Level 4 Language Proficiency - Level 4 Framework - April...Level 4 Language Proficiency Executive Summary BILC WG on Level 4 Proficiency i EXECUTIVE SUMMARY 1. INTRODUCTION The purpose

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  • BUREAU FOR INTERNATIONAL

    LANGUAGE CO-ORDINATION

    NATO STANAG 6001

    LEVEL 4 LANGUAGE PROFICIENCY

    A Conceptual Model and Implications for Testing

    BILC Working Group on Level 4 Proficiency

    April 2013

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  • Level 4 Language Proficiency Executive Summary

    BILC WG on Level 4 Proficiency i

    EXECUTIVE SUMMARY

    1. INTRODUCTION

    The purpose of the Framework document is to provide a comprehensive interpretation

    and a conceptual model of language competence associated with Level 4 IAW the NATO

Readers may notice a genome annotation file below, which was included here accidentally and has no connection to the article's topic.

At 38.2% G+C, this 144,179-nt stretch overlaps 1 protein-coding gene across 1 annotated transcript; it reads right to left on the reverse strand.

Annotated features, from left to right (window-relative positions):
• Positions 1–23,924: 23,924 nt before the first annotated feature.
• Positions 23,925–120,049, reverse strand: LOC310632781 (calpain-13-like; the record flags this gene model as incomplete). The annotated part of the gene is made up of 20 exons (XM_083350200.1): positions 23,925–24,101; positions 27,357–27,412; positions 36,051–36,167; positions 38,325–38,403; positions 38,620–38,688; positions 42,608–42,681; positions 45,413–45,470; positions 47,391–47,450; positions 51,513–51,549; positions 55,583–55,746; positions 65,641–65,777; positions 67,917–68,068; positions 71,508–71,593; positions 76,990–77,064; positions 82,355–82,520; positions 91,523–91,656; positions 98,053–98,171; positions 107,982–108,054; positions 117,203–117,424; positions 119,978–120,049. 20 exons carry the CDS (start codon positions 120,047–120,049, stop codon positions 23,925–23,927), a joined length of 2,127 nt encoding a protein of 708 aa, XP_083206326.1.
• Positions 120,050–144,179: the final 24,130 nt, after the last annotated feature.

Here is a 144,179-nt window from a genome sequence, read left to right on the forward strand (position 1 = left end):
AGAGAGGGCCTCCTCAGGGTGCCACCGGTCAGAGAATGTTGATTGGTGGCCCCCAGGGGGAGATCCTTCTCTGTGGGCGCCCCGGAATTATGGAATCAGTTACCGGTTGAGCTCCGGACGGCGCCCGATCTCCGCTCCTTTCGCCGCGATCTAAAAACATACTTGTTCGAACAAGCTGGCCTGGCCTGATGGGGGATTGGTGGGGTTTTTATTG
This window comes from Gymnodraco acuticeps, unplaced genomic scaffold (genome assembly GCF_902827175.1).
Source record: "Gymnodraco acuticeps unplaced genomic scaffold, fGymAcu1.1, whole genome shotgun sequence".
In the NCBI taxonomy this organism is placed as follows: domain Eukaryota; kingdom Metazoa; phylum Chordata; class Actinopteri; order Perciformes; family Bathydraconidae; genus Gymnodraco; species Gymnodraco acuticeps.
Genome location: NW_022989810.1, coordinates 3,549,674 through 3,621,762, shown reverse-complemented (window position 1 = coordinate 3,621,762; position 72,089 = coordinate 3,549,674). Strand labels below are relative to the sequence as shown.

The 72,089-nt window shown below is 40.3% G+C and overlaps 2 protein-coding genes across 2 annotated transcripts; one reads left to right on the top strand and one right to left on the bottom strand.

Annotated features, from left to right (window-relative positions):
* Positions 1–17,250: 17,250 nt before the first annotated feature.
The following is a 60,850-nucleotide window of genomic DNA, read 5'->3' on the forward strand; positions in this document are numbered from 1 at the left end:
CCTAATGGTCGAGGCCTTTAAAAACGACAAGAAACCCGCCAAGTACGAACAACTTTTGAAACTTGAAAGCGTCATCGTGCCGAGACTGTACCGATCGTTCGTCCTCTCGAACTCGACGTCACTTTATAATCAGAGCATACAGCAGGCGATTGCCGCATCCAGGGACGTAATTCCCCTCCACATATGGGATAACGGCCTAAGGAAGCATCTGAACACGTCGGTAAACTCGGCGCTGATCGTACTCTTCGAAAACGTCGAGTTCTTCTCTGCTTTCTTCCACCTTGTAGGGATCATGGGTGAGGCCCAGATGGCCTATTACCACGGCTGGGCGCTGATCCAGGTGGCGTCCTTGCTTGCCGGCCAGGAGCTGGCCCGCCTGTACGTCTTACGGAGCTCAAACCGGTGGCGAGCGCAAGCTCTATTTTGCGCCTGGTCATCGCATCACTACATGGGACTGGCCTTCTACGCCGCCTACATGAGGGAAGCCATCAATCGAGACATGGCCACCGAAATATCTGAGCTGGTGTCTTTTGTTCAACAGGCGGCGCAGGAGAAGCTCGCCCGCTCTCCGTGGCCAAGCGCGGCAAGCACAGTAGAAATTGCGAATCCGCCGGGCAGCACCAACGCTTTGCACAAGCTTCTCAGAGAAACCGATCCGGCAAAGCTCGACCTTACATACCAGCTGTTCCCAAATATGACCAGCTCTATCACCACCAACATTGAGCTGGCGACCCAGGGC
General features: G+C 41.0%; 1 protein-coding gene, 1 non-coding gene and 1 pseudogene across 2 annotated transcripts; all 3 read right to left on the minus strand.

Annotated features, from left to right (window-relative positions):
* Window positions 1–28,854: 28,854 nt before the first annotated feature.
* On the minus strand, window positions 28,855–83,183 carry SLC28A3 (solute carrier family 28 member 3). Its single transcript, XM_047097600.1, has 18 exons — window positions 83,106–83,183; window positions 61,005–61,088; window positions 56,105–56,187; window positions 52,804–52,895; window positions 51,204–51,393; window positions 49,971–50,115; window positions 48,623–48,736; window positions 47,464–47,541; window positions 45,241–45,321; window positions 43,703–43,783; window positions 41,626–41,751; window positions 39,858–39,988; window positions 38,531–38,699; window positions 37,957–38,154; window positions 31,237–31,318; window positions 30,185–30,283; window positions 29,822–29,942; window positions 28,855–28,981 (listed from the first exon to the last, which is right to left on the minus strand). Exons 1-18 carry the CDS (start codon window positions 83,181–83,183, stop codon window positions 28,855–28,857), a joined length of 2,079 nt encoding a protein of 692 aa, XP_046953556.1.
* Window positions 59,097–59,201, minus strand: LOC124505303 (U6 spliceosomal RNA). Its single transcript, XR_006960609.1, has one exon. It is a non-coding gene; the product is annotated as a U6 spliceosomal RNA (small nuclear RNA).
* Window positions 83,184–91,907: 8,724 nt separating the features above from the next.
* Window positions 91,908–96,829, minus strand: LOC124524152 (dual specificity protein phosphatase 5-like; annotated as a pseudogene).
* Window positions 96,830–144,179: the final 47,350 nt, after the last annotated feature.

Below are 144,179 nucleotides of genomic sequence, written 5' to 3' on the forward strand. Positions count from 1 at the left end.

STANAG 6001, Ed. 4 proficiency scale. In addition, the paper discusses requirements for

    testing language competence at Level 4. This includes the testing construct, suitable

    techniques, methods and approaches for each language skill area (listening, speaking,

    reading and writing) and the type of testing organization and quality control system

    required to support Level 4 testing. The paper is intended to enhance the common

    understanding of the Level 4 descriptors of STANAG 6001. In addition, it can be used as a

    reference to assist language testers in developing valid, reliable, and practical language

    tests at Level 4.

    2. BACKGROUND

    The paper was developed by a BILC working group formed to respond to a concern

    expressed by some nations that occasionally were expected to conduct Level 4 language

    tests. These nations often felt under-resourced and ill-equipped to meet this requirement.

    Even though the paper is primarily intended for testing specialists and test developers, it

    is also expected to serve as a tool for analyzing job positions in NATO that require high